Thinking of buying the SSE share price? Read this first
Shares in utility group SSE(LSE: SSE) plunged at the end of last week after the firm published an unexpected profit warning. According to the company, profits for the first half of the year will now be around 50% lower compared to 2017, thanks to hot, calm weather and gas trading losses.
Many investors haven’t stayed around to find out if trading will improve during the second half. Nearly £18bn worth of shares in SSE changed hands on Thursday when the update was released, and the stock slumped to an eight-year low.
After this decline, shares in SSE support a highly attractive, market-beating dividend yield of 8.3%. However, if you are thinking of buying into the company for its income potential, there are several issues you need to consider first.
For starters, SSE is under attack from all sides. The company can’t control the weather, but this is just one of the headwinds the business is struggling with.
As well as unfavourable weather conditions, SSE is also having to deal with increasing regulatory scrutiny and rising costs. And that’s without considering the impact the introduction of the government’s price cap will have on earnings when it’s introduced in a few months.
Worth the money?
SSE’s uncertain outlook leads me to believe that last week’s profit warning won’t be the last. Analysts have already revised down their earnings expectations for fiscal 2019, from 119p to 97p. But even after this downgrade, the stock is still changing hands for a relatively expensive 11.3 times forward earnings.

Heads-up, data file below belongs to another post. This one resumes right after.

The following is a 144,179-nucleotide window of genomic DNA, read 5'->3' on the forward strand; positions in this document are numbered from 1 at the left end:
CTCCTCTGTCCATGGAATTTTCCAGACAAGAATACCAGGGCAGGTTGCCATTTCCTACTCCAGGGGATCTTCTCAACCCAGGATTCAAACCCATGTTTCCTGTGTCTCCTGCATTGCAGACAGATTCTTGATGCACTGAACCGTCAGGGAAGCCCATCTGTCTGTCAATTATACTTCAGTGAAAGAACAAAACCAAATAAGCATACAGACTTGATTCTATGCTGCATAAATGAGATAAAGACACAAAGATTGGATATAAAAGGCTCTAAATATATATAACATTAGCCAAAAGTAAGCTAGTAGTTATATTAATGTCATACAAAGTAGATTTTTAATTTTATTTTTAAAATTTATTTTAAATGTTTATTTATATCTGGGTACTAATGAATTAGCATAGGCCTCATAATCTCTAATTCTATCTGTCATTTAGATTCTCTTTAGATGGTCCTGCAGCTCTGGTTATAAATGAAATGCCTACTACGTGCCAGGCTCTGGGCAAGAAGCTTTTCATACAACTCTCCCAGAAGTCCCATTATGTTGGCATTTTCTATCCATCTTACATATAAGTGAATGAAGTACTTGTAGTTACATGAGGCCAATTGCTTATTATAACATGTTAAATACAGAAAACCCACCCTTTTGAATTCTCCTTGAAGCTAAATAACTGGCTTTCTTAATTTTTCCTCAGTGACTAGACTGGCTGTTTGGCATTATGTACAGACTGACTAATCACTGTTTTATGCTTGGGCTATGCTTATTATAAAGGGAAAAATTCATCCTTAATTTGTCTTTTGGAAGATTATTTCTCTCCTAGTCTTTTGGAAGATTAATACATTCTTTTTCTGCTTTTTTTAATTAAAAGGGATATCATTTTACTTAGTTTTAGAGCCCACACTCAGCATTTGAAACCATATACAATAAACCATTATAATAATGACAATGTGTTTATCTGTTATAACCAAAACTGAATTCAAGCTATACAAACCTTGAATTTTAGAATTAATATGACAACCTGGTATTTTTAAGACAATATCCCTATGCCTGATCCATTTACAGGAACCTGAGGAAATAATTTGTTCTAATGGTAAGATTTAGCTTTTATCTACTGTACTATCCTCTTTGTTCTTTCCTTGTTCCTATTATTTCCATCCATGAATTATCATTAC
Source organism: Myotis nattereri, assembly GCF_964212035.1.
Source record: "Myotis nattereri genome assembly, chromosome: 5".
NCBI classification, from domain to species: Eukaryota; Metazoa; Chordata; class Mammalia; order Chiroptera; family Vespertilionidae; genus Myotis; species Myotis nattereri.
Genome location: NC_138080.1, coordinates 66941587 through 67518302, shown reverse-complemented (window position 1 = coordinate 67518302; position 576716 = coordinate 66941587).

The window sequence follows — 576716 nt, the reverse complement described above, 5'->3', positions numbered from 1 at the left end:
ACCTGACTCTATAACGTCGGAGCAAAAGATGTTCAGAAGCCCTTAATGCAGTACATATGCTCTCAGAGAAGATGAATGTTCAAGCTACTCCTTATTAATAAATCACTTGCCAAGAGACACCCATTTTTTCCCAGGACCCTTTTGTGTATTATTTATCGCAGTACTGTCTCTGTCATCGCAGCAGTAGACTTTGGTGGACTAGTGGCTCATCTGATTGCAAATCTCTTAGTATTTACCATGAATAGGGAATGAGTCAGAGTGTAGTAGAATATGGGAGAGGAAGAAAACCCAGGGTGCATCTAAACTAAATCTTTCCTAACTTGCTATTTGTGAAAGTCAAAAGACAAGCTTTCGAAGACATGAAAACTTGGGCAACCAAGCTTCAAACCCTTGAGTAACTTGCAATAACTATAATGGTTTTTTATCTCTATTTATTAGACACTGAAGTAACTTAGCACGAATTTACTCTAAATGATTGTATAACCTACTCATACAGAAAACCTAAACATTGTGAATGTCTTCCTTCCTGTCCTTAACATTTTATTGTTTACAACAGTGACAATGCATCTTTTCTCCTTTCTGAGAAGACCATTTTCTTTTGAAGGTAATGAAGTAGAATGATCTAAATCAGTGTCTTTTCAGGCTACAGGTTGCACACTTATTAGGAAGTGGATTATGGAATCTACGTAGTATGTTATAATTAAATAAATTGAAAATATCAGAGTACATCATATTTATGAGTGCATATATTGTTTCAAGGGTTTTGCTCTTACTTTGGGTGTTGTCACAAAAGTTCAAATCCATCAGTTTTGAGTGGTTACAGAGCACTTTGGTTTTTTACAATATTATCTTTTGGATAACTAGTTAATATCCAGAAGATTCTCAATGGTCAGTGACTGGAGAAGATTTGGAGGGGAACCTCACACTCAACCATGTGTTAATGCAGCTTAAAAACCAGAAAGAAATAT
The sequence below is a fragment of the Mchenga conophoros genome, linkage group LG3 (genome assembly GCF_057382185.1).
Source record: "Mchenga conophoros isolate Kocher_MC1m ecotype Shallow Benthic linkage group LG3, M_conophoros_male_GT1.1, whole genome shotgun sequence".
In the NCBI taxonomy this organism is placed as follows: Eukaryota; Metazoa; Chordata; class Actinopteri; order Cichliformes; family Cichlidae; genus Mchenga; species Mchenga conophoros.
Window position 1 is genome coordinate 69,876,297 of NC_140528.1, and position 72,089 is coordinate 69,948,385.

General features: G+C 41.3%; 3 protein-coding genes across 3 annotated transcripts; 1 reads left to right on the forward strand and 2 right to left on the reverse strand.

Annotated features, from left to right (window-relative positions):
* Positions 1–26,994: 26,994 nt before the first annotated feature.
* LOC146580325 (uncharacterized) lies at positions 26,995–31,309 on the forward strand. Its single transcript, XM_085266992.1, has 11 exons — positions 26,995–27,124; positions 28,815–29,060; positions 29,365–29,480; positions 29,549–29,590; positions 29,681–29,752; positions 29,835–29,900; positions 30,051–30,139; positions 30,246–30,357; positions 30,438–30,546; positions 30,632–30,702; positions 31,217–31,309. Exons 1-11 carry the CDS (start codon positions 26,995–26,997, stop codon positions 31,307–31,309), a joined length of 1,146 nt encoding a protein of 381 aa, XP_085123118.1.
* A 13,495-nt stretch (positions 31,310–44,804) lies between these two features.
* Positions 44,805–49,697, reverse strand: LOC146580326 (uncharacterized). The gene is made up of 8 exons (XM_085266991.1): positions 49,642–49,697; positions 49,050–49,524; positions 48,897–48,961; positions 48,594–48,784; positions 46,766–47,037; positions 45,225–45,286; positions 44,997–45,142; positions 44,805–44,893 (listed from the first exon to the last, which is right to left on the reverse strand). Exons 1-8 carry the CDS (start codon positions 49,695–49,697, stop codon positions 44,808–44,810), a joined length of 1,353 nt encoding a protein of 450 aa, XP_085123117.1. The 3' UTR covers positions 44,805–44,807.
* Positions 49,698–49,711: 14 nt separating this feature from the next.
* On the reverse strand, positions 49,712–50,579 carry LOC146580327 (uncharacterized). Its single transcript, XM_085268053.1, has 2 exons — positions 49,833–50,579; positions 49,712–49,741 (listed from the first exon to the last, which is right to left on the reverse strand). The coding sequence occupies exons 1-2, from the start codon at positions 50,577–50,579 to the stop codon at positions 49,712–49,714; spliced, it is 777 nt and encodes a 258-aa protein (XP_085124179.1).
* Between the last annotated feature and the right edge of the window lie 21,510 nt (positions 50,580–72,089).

To me, this seems expensive for a business with an uncertain outlook.
SSE’s best quality is now the company’s dividend yield which, as noted above, currently stands at 8.3%.
However, I’m not convinced that it will be able to avoid cutting its payout as earnings fall. The current level of distribution is only just covered by earnings — after adjusting for the first-half profit warning. As a result, any further earnings downgrades could threaten the distribution.
Lack of growth
Lastly, even though management has blamed the company’s poor first-half performance on the weather, I’m convinced that SSE’s problems are more structural.
Over the past few years, popular opinion has turned against large utility providers, and a wave of new firms have emerged with the goal of disrupting the market and grabbing unsatisfied customers from large incumbents.
To try and meet this threat, SSE is merging its retail power unit with Innogy’s Npower. But I think this is just a sticking plaster. The UK’s whole utility industry is suffering from disruption, and this will likely mean lower profits going forward.
Considering all of the above, I’m somewhat negative on the outlook for SSE. Even though the company’s dividend yield might look attractive today, it could only be a matter of time before the distribution is slashed as growth stagnates.
I reckon it’s best to avoid the business as there are plenty of other dividend stocks on the market with more sustainable distributions.
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Rupert Hargreaves owns no share mentioned. The Motley Fool UK has no position in any of the shares mentioned. Views expressed on the companies mentioned in this article are those of the writer and therefore may differ from the official recommendations we make in our subscription services such as Share Advisor, Hidden Winners and Pro. Here at The Motley Fool we believe that considering a diverse range of insights makes us better investors.